Belfast Telegraph

Saturday 10 October 2015

Tributes paid to Mali crash victim

Published 26/07/2014

The British man who died when Air Algerie Flight AH5017 crashed in Mali was named as David Morgan (AP)
The British man who died when Air Algerie Flight AH5017 crashed in Mali was named as David Morgan (AP)

Tributes have been paid to a British teacher killed when an Air Algerie flight crashed in Mali on Thursday.

David Morgan, reportedly from Liverpool, was among the 116 people who died when the plane came down in a remote part of northern Mali.

PE teacher Andy Vasily posted on Twitter that Mr Morgan had previously worked at Nanjing International School in eastern China.

He wrote: " RIP Dave Morgan. Truly tragic. Prayers to his family and other victims."

Hanri de Swardt, a fellow teacher, from South Africa, wrote on Facebook: "Rest in peace Captain Dave Masher Morgan. Thanks for all the support and help in Lusaka. You will always be in my thoughts. God bless."

She added: "R emember the nice evening at Brentwood with all our last food before leaving Zambia."

Annabelle Mambwe, a teacher at Luanda International School, in Angola, wrote: "Just lost a teacher colleague in the Algiers disaster. Dave Morgan!! He was Denise's Maths teacher...such an easy-go-fella! These planes falling from the sky are getting to me!"

Another friend, Nicola Zulu, posted: "Was he with Evy? Oh my God, he was coming to Singapore to work and we had planned to meet up."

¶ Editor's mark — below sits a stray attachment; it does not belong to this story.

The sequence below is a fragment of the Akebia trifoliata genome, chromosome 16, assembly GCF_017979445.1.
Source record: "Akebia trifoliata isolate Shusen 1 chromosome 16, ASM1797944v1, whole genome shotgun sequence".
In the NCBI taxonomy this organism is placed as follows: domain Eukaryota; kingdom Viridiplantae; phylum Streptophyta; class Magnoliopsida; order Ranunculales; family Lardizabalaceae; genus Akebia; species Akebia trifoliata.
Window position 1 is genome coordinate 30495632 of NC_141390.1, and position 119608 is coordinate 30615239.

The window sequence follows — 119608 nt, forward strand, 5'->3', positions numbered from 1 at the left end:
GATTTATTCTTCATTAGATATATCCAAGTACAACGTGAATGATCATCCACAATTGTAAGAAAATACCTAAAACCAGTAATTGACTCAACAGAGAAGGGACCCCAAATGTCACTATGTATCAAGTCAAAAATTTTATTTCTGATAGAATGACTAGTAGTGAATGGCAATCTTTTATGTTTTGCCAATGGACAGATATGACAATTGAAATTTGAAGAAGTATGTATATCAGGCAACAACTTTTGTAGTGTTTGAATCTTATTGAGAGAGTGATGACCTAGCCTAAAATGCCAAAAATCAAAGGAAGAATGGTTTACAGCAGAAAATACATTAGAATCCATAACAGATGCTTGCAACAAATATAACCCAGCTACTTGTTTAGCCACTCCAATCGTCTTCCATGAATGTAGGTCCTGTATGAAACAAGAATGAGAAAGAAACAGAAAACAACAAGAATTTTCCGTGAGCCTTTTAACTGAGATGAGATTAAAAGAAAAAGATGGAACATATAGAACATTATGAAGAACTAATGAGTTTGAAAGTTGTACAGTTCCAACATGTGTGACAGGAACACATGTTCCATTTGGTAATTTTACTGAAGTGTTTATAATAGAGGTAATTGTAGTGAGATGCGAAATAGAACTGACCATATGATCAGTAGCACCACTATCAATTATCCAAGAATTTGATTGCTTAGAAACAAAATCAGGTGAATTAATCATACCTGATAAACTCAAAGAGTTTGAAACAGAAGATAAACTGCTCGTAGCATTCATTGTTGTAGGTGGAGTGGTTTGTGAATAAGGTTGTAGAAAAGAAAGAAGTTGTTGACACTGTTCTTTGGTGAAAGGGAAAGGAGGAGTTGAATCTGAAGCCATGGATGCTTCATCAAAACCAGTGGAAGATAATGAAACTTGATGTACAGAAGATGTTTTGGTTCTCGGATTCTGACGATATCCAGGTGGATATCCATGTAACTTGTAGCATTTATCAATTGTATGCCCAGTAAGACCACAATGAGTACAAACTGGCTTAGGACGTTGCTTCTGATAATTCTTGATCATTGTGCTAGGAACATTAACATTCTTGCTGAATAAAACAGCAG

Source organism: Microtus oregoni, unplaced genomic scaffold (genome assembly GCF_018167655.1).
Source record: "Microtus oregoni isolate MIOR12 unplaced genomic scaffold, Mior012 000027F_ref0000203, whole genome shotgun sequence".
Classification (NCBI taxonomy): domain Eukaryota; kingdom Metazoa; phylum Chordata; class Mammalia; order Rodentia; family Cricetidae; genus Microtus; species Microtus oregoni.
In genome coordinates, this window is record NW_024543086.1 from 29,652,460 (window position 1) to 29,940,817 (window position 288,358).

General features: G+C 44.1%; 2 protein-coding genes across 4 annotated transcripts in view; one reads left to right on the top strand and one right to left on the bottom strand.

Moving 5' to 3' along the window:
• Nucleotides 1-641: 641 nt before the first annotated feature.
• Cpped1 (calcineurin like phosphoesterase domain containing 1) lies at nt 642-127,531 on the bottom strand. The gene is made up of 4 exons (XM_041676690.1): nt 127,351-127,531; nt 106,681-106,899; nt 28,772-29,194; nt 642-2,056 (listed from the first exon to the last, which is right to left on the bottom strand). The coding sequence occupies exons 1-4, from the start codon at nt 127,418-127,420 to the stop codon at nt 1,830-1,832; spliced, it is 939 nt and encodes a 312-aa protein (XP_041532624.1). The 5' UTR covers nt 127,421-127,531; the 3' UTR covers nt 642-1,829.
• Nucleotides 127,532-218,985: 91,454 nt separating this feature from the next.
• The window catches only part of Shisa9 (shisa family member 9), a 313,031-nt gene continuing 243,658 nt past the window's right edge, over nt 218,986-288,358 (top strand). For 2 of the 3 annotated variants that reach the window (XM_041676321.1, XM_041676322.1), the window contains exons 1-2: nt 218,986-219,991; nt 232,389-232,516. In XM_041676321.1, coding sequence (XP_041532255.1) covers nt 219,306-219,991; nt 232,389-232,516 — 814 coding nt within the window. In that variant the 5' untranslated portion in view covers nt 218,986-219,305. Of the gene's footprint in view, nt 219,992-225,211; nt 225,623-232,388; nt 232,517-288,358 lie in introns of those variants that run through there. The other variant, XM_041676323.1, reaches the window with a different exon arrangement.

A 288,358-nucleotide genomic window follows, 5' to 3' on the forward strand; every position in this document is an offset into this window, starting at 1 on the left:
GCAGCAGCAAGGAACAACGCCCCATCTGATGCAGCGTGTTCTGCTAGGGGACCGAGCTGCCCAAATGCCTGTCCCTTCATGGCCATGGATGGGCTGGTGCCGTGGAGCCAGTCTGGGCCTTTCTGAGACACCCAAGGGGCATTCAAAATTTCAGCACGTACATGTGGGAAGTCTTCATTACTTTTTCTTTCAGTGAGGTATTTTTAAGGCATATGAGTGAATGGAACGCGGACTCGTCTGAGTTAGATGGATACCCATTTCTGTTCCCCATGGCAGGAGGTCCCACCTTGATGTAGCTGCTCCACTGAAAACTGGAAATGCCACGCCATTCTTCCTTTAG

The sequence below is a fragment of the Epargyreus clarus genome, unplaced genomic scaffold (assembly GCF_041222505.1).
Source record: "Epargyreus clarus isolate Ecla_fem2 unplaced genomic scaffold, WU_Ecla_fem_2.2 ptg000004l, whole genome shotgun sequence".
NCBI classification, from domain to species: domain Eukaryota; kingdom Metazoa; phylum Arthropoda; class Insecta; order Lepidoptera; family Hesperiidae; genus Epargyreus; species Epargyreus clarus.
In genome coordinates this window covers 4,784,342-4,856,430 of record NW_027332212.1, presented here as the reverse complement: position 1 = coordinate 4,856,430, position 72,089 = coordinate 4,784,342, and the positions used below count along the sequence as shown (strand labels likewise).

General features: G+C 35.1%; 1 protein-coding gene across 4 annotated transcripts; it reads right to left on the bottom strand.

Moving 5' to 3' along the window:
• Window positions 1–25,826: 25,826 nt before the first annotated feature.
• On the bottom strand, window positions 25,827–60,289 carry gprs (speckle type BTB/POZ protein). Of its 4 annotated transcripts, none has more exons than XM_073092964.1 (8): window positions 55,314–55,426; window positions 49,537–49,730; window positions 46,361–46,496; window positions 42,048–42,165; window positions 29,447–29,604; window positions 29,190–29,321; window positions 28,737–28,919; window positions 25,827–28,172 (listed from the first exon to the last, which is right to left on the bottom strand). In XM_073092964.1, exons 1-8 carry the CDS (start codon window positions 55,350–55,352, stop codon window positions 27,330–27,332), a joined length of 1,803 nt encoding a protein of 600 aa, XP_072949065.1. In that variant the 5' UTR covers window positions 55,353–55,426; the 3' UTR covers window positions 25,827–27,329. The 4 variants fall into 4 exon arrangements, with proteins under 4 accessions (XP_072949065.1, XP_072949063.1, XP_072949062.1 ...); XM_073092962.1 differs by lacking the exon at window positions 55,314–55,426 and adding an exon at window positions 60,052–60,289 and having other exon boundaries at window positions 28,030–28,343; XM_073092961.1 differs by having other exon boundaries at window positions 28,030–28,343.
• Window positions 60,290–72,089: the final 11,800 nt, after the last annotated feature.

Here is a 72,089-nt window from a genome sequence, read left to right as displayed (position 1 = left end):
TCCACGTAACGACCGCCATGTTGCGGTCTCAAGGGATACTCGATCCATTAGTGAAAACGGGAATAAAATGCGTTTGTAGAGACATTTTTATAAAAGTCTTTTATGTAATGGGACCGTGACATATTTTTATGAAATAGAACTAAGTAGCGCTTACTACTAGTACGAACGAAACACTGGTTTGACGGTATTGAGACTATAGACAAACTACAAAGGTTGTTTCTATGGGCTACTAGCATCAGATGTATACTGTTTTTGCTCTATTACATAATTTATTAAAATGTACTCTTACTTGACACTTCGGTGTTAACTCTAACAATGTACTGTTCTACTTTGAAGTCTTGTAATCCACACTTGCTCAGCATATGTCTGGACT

Yesterday David Cameron said he was "deeply saddened" by the death of the British national, adding: "Thoughts very much with friends and family."

A Foreign Office spokesman said: "It is with deep regret that the Foreign and Commonwealth Office confirms the death of a British man onboard Air Algerie flight AH 5017.

"We are providing consular support to his family at this tragic time, and we ask that the media respect the privacy of those grieving."

Mr Cameron has also written to French president Francois Hollande "to send sincere condolences for the loss of so many French citizens", Downing Street said.

The United Nations peacekeeping mission in Mali said its experts have found the second black box from the aircraft.

It was recovered from the wreckage in the Gossi region near the border with Burkina Faso

French soldiers secured the other black box yesterday.

Terrorism has not been ruled out as a cause of the crash, although officials have said that it is most likely to have been due to bad weather.

"There are, alas, no survivors," Mr Hollande told reporters following a crisis meeting with senior ministers. "I share the pain of families living through this terrible ordeal."

Nearly half of the passengers on board the flight were French, many due to head on to Europe after arriving in the Algerian capital Algiers from the Burkina Faso capital, Ouagadougou.

Mr Hollande declared that France will spare no efforts to find out what happened.

"There are hypotheses, notably weather-related, but we don't rule out anything because we want to know what happened," he said.

Interior minister Bernard Cazeneuve said: "Terrorist groups are in the zone. ... We know these groups are hostile to Western interests."

The MD-83 aircraft, owned by Spanish company Swiftair and leased by Algeria's flagship carrier, disappeared from radar less than an hour after it took off early on Thursday from Ouagadougou for Algiers.

The plane had requested permission to change course due to bad weather.

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